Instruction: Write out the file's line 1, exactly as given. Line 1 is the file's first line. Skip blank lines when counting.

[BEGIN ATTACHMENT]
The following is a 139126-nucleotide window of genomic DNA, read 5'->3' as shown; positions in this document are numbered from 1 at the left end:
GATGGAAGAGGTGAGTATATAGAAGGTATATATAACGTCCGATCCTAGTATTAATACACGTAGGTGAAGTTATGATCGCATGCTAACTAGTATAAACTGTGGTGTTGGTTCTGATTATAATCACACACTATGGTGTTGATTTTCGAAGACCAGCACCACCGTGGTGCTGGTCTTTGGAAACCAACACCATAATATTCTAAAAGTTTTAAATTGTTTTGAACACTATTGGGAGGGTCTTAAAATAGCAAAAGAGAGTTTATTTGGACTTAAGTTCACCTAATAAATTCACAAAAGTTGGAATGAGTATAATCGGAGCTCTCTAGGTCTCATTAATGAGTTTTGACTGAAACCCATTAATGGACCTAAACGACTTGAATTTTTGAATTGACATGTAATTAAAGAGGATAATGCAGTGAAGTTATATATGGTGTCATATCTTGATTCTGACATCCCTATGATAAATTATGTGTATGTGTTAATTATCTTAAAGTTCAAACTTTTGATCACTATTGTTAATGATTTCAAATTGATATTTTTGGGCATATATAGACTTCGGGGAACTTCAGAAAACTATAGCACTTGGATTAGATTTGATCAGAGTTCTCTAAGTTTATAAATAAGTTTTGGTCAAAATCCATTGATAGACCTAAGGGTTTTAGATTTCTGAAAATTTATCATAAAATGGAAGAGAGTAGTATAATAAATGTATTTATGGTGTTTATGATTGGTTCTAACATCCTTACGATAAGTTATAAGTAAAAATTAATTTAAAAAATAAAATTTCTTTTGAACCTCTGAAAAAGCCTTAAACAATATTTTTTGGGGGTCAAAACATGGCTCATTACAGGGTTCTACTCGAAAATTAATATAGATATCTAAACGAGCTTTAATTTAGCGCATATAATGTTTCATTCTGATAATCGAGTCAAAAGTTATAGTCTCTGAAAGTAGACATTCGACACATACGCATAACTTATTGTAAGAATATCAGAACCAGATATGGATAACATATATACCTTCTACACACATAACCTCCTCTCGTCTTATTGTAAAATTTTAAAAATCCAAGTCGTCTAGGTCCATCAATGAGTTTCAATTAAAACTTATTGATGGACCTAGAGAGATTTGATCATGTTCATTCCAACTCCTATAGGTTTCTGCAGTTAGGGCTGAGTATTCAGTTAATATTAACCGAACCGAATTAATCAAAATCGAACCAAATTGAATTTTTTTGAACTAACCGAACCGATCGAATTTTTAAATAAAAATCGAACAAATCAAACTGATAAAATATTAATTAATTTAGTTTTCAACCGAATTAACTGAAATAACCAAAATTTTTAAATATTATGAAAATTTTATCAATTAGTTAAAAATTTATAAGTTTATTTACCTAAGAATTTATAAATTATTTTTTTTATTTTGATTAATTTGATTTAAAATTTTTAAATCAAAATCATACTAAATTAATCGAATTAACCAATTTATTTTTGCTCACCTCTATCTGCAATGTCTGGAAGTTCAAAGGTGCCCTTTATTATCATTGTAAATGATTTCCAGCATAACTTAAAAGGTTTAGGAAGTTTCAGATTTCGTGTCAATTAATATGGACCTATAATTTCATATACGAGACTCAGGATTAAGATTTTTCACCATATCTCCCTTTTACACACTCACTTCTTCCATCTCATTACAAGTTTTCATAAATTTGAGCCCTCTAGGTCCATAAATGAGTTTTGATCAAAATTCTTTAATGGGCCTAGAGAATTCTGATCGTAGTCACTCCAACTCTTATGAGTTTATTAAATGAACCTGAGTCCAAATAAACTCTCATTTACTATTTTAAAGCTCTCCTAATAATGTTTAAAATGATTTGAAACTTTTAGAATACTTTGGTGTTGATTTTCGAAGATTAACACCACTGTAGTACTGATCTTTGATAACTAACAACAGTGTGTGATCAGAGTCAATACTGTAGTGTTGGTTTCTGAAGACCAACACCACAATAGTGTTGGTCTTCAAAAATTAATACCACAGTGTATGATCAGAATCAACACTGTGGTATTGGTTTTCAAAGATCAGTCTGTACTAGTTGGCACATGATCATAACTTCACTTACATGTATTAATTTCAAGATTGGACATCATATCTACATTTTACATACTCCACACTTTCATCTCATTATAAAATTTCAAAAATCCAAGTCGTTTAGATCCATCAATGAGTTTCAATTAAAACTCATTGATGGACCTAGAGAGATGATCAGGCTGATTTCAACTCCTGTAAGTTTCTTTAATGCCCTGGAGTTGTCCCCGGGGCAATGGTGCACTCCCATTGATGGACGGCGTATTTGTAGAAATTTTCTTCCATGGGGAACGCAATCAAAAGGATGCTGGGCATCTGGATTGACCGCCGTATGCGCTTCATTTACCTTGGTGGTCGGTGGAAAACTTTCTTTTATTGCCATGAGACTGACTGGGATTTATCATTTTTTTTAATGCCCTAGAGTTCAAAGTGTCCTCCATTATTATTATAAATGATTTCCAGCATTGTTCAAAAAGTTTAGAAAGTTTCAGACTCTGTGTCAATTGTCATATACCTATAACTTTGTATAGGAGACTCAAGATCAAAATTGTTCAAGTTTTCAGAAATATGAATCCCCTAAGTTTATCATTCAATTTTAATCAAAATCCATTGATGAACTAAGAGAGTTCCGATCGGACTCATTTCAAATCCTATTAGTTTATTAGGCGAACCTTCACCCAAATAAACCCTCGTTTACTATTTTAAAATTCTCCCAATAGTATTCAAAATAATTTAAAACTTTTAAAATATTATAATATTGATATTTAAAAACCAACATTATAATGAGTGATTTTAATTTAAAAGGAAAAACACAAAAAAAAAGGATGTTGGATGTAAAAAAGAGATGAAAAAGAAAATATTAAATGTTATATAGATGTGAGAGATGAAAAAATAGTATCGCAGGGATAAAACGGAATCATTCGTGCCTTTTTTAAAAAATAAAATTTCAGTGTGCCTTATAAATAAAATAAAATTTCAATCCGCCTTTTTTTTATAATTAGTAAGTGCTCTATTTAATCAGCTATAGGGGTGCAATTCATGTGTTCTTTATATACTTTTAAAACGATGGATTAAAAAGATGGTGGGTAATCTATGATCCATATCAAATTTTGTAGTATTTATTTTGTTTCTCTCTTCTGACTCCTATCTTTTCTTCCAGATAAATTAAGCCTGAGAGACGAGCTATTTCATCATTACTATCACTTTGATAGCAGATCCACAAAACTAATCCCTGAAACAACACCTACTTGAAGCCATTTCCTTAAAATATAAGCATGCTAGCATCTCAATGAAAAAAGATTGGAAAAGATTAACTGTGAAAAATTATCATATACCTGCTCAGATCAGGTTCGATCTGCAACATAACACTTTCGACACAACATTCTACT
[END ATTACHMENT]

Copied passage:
The following is a 139126-nucleotide window of genomic DNA, read 5'->3' as shown; positions in this document are numbered from 1 at the left end: